People raised in a generation where they would go to the library and find credible sources like encyclopedias and dictionaries to look up information, are now unflinchingly absorbing Whatsapp forwards as fact. Just as we have recognised our impact on the animal kingdom and put in place measures to protect endangered species from extinction, is it time that the creators of disruptive technology also take accountability for the impact that it has had on human decision making?
Then again, where would we draw the line on how we expect a social media company to try and monitor foreign governments like Russia's supposed involvement in the 2016 U.S. Election. It raises the contentious debate on what social media companies should be treated as — a socialising platform, a news source or a public utility company.
Humans have grown in intellect and wit, learning new skills to understand the environment around him or her and respond accordingly to dangers, threats and new information. Yet social media has far surpassed the normal cycle of change and is growing at an exponential rate, with new features and ways to change and modify information. In turn, our ability to critically evaluate this information and make informed decisions with it appears to be at a loss.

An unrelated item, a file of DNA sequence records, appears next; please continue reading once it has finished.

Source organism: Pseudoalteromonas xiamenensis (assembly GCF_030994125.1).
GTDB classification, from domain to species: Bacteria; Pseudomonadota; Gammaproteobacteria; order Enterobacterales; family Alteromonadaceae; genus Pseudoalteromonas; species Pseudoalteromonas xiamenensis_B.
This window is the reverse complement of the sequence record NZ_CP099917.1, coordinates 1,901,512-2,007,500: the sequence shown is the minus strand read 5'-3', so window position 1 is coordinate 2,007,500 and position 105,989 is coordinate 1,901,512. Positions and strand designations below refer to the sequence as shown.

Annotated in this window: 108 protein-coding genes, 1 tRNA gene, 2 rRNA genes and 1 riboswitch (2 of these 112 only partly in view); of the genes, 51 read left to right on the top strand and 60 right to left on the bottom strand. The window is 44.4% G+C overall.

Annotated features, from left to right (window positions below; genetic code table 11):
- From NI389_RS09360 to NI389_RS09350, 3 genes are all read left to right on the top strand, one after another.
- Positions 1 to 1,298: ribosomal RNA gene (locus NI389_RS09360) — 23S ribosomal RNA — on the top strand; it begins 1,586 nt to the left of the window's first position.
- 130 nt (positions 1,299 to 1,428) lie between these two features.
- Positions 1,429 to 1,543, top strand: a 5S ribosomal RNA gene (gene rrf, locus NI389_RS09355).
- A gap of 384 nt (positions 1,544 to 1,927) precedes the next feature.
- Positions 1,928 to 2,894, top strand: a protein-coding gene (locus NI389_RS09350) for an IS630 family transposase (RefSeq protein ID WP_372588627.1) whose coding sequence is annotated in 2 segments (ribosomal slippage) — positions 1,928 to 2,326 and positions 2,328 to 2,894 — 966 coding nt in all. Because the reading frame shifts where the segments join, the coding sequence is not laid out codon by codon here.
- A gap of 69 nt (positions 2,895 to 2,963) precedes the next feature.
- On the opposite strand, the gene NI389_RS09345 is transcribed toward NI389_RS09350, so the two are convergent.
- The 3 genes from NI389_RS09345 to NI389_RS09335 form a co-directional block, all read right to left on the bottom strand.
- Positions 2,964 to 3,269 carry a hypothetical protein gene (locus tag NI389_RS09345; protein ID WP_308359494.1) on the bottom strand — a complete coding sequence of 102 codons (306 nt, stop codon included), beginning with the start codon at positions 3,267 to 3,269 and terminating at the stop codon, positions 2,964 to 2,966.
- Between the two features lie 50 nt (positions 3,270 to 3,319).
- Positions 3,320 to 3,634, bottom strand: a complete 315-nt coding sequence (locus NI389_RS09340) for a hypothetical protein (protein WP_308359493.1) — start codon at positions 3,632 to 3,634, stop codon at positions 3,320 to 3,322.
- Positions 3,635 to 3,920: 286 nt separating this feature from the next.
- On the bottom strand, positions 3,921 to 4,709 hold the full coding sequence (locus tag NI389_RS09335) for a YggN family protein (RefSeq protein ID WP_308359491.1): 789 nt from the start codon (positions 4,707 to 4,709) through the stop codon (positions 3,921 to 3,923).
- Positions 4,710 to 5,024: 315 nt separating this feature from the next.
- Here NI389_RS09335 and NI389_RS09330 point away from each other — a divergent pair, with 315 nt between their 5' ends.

Some may argue that it is the responsibility of the end-user to adapt to this new ecosystem.
'... [people] who get their news mainly from social media are more likely to believe fake news about coronavirus... those who get their news from more traditional media sources are more likely to follow public health recommendations.'
If this truly were a "survival of the fittest" situation, it would be up to people learning from these studies to initiate change through deliberate actions like deleting Facebook accounts, migrating to less invasive platforms and reducing screen-time to adapt and evolve to the new environment of misinformation.
Perhaps this would make some groups of people predators at the top of the food chain, where the dominant lion of the new animal kingdom is really a critical thinking tech-savvy consumer of information with the ability to decipher between real information and fake news.
But we don’t live in a cut-throat world of eat or be eaten — our Darwinistic days are behind us. Indeed the regulatory approach in African countries has been criticised and some suggest that educating citizens, not social media regulation, could be used to curb misinformation.
Should those who opened Pandora’s box be responsible for its outcomes? Is it the responsibility of the creators of social media to also teach its users how to critically evaluate the content that it allows to be created and circulated on its platforms?
Anushka Britto is a day-time auditor, night-time philosopher, writer and creative spirit who lives in Melbourne.